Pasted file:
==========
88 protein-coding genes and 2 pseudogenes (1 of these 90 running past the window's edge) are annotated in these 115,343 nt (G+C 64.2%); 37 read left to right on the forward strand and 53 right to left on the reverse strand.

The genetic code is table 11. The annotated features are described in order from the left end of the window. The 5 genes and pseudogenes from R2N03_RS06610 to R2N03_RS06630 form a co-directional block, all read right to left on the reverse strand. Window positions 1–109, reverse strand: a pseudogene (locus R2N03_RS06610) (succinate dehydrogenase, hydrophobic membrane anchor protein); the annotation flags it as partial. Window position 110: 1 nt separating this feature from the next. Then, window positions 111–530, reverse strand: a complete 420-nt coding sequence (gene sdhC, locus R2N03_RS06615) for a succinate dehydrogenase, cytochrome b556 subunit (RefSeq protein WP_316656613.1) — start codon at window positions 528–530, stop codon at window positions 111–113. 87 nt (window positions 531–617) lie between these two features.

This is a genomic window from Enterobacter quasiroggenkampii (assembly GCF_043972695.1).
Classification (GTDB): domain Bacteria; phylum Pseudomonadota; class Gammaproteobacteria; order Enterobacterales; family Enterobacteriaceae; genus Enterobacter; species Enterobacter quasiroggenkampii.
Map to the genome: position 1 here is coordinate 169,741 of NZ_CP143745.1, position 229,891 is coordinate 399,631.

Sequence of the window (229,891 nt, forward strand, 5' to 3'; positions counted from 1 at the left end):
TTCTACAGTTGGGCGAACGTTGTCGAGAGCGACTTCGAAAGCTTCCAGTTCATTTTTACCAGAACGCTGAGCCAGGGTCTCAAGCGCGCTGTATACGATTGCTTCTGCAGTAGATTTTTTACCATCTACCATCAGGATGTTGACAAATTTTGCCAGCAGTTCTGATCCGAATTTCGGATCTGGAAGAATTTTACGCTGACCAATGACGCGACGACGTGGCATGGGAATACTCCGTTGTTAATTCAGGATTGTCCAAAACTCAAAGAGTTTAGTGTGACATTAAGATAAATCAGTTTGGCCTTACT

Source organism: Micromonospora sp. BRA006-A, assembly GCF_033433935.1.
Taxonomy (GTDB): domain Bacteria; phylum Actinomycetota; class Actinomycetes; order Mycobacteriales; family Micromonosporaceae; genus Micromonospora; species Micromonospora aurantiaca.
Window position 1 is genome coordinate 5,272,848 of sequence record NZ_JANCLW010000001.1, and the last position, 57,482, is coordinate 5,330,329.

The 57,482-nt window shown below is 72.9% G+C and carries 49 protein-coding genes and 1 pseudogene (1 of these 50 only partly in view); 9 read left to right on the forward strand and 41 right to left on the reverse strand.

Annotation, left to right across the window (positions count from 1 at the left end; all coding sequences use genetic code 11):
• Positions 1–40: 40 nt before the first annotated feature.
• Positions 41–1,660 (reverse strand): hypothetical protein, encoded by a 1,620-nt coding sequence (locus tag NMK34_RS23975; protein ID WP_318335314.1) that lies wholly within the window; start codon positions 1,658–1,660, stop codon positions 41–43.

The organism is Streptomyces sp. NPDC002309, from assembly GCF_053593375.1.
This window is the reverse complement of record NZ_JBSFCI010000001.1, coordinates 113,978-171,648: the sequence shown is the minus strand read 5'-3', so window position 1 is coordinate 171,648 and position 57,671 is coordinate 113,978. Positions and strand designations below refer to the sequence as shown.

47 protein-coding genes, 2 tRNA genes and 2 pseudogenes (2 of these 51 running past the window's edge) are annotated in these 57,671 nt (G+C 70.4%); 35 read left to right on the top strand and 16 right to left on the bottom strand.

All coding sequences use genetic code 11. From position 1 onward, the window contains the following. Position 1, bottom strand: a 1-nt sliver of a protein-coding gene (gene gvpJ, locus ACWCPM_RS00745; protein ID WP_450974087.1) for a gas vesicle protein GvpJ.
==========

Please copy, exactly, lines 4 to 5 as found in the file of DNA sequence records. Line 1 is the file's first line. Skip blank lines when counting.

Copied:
Classification (GTDB): domain Bacteria; phylum Pseudomonadota; class Gammaproteobacteria; order Enterobacterales; family Enterobacteriaceae; genus Enterobacter; species Enterobacter quasiroggenkampii.
Map to the genome: position 1 here is coordinate 169,741 of NZ_CP143745.1, position 229,891 is coordinate 399,631.